Document Server@UHasselt >
Research >
Research publications >

Please use this identifier to cite or link to this item: http://hdl.handle.net/1942/11826

Title: Post-mortem assessment of rat spinal cord injury and white matter sparing using inversion recovery-supported proton density magnetic resonance imaging
Authors: Scholtes, F.
Phan-Ba, R.
Brook, G.
Franzen, R.
Schoenen, J.
Martin, Didier
Issue Date: 2011
Citation: SPINAL CORD, 49(3). p. 345-351
Abstract: Study design: This was an experimental study. Objectives: White matter sparing influences locomotor recovery after traumatic spinal cord injury (SCI). The objective of the present post-mortem magnetic resonance imaging (MRI) investigation was to assess the potential of a simple inversion recovery (IR) sequence in combination with high-resolution proton density (PD) images to selectively depict spared white matter after experimental SCI in the rat. Setting: This study was conducted at University of Liege and Centre Hospitalier Universitaire, Liege, Belgium and Hasselt University, Diepenbeek, Belgium. Methods: Post-mortem 9.4 tesla (T) MRI was obtained from five excised rat spines 2 months after compressive SCI. The locomotor recovery had been followed weekly using the standardized Basso-Beattie-Bresnahan scale. IR MRI was used to depict normal white matter as very hypo-intense. Preserved white matter, cord atrophy and lesion volume were assessed, and histology was used to confirm MRI data. Results: MRI showed lesion severity and white matter sparing in accordance with the degree of locomotor recovery. IR MRI enhanced detection of spared and injured white matter by selectively altering the signal of spared white matter. Even subtle white matter changes could be detected, increasing diagnostic accuracy as compared to PD alone. MRI accuracy was confirmed by histology. Conclusion: High-resolution IR-supported PD MRI provides useful micro-anatomical information about white matter damage and sparing in the post-mortem assessment of chronic rat SCI. Spinal Cord (2011) 49, 345-351; doi:10.1038/sc.2010.129; published online 28 September 2010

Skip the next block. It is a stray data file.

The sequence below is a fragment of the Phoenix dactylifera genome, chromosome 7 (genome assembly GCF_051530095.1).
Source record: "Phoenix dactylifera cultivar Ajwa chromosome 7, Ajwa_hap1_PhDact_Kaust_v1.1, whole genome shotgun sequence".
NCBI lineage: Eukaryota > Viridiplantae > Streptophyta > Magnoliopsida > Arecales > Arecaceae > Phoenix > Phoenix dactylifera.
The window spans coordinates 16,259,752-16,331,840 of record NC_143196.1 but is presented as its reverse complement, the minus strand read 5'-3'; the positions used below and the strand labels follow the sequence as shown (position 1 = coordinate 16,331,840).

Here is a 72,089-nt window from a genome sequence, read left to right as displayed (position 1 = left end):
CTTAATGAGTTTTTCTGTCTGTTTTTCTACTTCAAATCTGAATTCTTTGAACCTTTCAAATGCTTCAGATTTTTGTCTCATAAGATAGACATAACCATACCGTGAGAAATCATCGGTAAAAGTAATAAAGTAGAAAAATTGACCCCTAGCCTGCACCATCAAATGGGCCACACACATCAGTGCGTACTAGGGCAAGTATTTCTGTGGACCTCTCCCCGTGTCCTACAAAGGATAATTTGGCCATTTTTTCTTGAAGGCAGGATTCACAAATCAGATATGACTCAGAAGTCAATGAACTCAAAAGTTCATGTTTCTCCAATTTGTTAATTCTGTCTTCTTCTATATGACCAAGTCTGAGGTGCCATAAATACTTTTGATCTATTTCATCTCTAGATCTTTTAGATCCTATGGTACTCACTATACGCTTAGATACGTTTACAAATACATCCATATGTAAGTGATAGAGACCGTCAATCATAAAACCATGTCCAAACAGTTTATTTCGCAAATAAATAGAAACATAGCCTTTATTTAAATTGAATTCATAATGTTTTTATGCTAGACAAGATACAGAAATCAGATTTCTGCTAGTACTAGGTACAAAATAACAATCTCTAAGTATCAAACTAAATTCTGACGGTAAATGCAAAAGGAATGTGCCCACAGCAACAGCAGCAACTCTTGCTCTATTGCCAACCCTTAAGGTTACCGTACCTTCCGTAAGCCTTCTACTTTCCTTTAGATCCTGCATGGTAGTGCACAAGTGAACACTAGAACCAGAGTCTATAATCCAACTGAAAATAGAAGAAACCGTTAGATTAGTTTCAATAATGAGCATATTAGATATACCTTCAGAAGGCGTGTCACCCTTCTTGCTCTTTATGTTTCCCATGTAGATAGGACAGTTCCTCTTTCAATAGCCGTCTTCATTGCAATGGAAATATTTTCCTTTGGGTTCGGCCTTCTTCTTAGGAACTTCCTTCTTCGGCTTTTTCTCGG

Notes: [Scholtes, F.; Phan-Ba, R.; Franzen, R.; Schoenen, J.] Univ Liege, Ctr Cellular & Mol Neurobiol, Dept Neuroanat, B-4000 Liege, Belgium. [Scholtes, F.; Martin, D.] Ctr Hosp Univ, Dept Neurosurg, Liege, Belgium. [Theunissen, E.] Hasselt Univ, Biomed Res Inst BIOMED, Lab Morphol, Diepenbeek, Belgium. [Adriaensens, P.; Gelan, J.] Hasselt Univ, Inst Mat Res IMO, Div Chem, Diepenbeek, Belgium. [Brook, G.] Univ Aachen, Sch Med, Dept Neuropathol, D-5100 Aachen, Germany. Felix.Scholtes@chu.ulg.ac.be
URI: http://hdl.handle.net/1942/11826
DOI: 10.1038/sc.2010.129
ISI #: 000288075600006
ISSN: 1362-4393
Category: A1
Type: Journal Contribution
Validation: ecoom, 2012
Appears in Collections: Research publications

Files in This Item:

There are no files associated with this item.

Items in DSpace are protected by copyright, with all rights reserved, unless otherwise indicated.